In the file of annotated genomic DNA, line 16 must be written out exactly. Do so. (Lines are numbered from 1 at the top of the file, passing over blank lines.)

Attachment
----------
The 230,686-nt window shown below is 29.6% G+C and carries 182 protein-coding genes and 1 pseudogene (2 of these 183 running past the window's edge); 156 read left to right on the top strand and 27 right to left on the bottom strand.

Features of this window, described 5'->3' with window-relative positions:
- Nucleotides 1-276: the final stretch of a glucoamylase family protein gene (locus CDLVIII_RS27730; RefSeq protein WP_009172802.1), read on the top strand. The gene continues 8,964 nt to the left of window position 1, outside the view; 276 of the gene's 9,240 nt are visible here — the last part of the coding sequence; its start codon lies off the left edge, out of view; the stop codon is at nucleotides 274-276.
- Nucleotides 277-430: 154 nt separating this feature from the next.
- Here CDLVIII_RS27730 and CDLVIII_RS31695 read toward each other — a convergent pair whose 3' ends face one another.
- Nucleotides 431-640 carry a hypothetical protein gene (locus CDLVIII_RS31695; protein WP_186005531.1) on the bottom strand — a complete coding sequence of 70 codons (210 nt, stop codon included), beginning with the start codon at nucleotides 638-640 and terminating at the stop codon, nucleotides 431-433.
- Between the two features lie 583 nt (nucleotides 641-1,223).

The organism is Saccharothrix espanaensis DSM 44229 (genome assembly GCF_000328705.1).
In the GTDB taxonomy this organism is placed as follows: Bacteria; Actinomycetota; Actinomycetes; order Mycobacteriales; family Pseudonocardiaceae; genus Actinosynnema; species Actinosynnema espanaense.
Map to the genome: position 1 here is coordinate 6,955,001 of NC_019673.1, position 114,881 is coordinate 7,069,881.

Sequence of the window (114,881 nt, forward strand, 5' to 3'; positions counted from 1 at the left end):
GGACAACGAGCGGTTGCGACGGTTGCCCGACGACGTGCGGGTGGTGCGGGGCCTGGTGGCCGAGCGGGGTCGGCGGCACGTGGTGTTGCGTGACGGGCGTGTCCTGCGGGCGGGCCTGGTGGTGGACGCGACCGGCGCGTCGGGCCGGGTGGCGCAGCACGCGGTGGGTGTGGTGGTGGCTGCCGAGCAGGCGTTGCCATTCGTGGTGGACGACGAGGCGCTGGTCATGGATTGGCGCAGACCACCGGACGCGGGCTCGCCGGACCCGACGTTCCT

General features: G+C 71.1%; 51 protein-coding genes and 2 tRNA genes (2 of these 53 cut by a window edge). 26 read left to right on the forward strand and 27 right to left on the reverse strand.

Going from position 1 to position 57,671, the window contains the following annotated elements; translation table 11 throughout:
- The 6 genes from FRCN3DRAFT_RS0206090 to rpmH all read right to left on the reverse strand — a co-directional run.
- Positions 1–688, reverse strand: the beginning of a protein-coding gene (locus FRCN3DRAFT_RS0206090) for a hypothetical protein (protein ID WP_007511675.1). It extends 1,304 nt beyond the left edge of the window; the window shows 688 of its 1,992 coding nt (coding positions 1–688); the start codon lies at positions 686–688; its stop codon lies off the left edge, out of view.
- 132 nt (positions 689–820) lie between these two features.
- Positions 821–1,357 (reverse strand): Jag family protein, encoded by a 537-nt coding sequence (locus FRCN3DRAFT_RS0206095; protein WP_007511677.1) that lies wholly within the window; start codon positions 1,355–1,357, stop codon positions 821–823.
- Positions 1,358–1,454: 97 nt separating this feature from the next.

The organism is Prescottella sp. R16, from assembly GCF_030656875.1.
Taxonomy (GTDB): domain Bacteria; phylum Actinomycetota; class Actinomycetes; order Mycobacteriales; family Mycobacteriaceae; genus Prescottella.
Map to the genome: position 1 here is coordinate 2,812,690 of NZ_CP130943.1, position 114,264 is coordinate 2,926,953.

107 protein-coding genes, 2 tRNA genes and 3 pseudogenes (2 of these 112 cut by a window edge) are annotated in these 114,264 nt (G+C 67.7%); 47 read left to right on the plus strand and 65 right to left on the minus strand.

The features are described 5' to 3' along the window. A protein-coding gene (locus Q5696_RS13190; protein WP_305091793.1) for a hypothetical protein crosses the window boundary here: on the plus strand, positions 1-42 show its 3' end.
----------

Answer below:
- Positions 1–688, reverse strand: the beginning of a protein-coding gene (locus FRCN3DRAFT_RS0206090) for a hypothetical protein (protein ID WP_007511675.1). It extends 1,304 nt beyond the left edge of the window; the window shows 688 of its 1,992 coding nt (coding positions 1–688); the start codon lies at positions 686–688; its stop codon lies off the left edge, out of view.